Success looks like a resounding commitment to long-term, institutionalized change. Emory has the potential to become a model for what safe, sustainable land care can be in the Southeast. We see universities as fertile ground for radical change-making. Transitioning campus landscapes to organic provides a model and demonstrates a proof of concept with best practices for transforming other institutional grounds and public spaces.
HFC is generating data to show that transitioning is economical, practical, and scalable.
Since banning neonicotinoids in 2014, Emory University has strived to serve as a sustainable leader in the region. Implicit in this goal is the elimination of herbicide products and, more pointedly, land care chemicals linked to adverse human and environmental health effects. Herbicide-Free Emory was created to advocate for this necessary shift and promote intersectional change that uplifts environmental and climate justice.
A focus was placed on eliminating synthetic glyphosate-based herbicides like Roundup because of the likely carcinogenic nature of the chemical. In response to HFE’s efforts, the Emory facilities management team has reduced glyphosate usage by about 25% over 731 acres.
A main tenet of the HFE mission is community education - in the belief that to unify the population against toxic land care chemicals, people must be equipped with knowledge surrounding the issue. HFE works to disseminate easily digestible and accessible scientific information to students, faculty, and general community members. This initiative spans from educational training and events to social media messaging that easily disseminates the scientific research and policy surrounding pesticide use.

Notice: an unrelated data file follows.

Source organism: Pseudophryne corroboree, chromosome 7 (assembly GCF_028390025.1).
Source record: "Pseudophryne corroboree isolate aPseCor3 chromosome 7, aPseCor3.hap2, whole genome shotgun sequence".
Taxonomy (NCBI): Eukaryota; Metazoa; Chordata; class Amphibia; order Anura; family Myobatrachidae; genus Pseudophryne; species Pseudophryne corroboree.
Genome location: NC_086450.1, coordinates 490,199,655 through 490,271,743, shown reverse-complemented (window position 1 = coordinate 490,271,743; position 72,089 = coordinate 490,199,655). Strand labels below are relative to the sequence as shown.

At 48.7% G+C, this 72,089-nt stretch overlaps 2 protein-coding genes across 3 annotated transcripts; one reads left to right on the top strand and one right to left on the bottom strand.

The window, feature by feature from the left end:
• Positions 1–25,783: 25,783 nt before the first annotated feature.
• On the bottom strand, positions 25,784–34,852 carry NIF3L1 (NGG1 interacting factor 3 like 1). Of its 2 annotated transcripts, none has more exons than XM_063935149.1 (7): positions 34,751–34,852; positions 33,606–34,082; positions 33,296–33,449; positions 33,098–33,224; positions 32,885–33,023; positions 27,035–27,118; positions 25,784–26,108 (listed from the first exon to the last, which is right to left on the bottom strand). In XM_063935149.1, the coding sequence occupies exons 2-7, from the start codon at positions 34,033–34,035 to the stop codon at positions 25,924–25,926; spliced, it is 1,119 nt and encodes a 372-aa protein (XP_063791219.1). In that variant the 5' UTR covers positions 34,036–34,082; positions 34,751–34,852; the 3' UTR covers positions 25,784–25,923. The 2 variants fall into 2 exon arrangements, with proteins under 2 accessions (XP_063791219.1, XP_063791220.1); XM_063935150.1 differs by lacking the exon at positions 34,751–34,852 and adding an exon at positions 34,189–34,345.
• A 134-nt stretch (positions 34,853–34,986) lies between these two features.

The Emory University chapter of Herbicide-Free Campus is only one of its many campus communities, as HFC works with campuses across the country to create a site-specific approach to organic land care through student-led initiatives. Its overarching goal is for every school in the country to be herbicide-free by 2030! The work is intersectional and multifaceted, tying the issue of rampant herbicide use to the health of our food system, waterways, climate, soil, and pollinators.
HFC believes that if we empower students to transform their university grounds, not only will campuses be moved to do the right thing due to pressure from students -- who actually hold a great deal of political power in universities -- but students will emerge as interdisciplinary leaders capable of tackling the most pressing environmental crises facing our planet. Herbicide-free Campus is uplifting the next generation of changemakers to believe that their voices and their visions for the world matter.
Pesticides are also a source of greenhouse gas emissions due mostly to widespread agricultural usage. Shifting HFC’s approach to smaller-scale land management reduces global greenhouse gas emissions and contributes to the climate justice movement. As many of our pattern institutions hold influence over their geographical area and neighboring community, including other institutions and businesses, the success of this project has the capacity to promote greater change.
Similarly, a transition towards organic management will change Emory University's perspectives on food procurement and dining, pushing local farms towards organic and supporting farms and businesses that have already made the transition.